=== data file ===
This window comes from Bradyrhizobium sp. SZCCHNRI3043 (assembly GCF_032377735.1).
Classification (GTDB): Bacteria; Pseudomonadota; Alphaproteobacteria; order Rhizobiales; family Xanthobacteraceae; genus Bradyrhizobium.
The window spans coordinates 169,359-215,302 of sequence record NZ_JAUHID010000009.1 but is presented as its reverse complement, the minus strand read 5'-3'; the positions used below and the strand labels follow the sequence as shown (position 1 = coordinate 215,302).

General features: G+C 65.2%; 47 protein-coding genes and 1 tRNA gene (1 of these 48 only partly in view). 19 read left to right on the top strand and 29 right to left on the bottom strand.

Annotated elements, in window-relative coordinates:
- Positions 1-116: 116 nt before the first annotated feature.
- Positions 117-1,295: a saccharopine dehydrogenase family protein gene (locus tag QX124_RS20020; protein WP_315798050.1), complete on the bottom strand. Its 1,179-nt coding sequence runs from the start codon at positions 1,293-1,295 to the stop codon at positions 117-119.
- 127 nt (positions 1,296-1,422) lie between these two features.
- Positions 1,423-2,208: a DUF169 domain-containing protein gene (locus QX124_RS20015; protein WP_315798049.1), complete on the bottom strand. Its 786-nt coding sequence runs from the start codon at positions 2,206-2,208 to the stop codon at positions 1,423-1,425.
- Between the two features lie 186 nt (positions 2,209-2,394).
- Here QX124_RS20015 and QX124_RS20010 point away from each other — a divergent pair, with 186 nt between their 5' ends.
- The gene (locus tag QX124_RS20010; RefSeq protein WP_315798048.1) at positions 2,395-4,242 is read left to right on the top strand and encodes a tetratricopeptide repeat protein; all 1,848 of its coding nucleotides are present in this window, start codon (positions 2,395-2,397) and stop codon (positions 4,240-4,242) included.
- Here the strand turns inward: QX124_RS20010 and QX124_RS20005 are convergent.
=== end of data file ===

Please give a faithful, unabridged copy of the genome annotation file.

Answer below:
This window comes from Bradyrhizobium sp. SZCCHNRI3043 (assembly GCF_032377735.1).
Classification (GTDB): Bacteria; Pseudomonadota; Alphaproteobacteria; order Rhizobiales; family Xanthobacteraceae; genus Bradyrhizobium.
The window spans coordinates 169,359-215,302 of sequence record NZ_JAUHID010000009.1 but is presented as its reverse complement, the minus strand read 5'-3'; the positions used below and the strand labels follow the sequence as shown (position 1 = coordinate 215,302).

General features: G+C 65.2%; 47 protein-coding genes and 1 tRNA gene (1 of these 48 only partly in view). 19 read left to right on the top strand and 29 right to left on the bottom strand.

Annotated elements, in window-relative coordinates:
- Positions 1-116: 116 nt before the first annotated feature.
- Positions 117-1,295: a saccharopine dehydrogenase family protein gene (locus tag QX124_RS20020; protein WP_315798050.1), complete on the bottom strand. Its 1,179-nt coding sequence runs from the start codon at positions 1,293-1,295 to the stop codon at positions 117-119.
- 127 nt (positions 1,296-1,422) lie between these two features.
- Positions 1,423-2,208: a DUF169 domain-containing protein gene (locus QX124_RS20015; protein WP_315798049.1), complete on the bottom strand. Its 786-nt coding sequence runs from the start codon at positions 2,206-2,208 to the stop codon at positions 1,423-1,425.
- Between the two features lie 186 nt (positions 2,209-2,394).
- Here QX124_RS20015 and QX124_RS20010 point away from each other — a divergent pair, with 186 nt between their 5' ends.
- The gene (locus tag QX124_RS20010; RefSeq protein WP_315798048.1) at positions 2,395-4,242 is read left to right on the top strand and encodes a tetratricopeptide repeat protein; all 1,848 of its coding nucleotides are present in this window, start codon (positions 2,395-2,397) and stop codon (positions 4,240-4,242) included.
- Here the strand turns inward: QX124_RS20010 and QX124_RS20005 are convergent.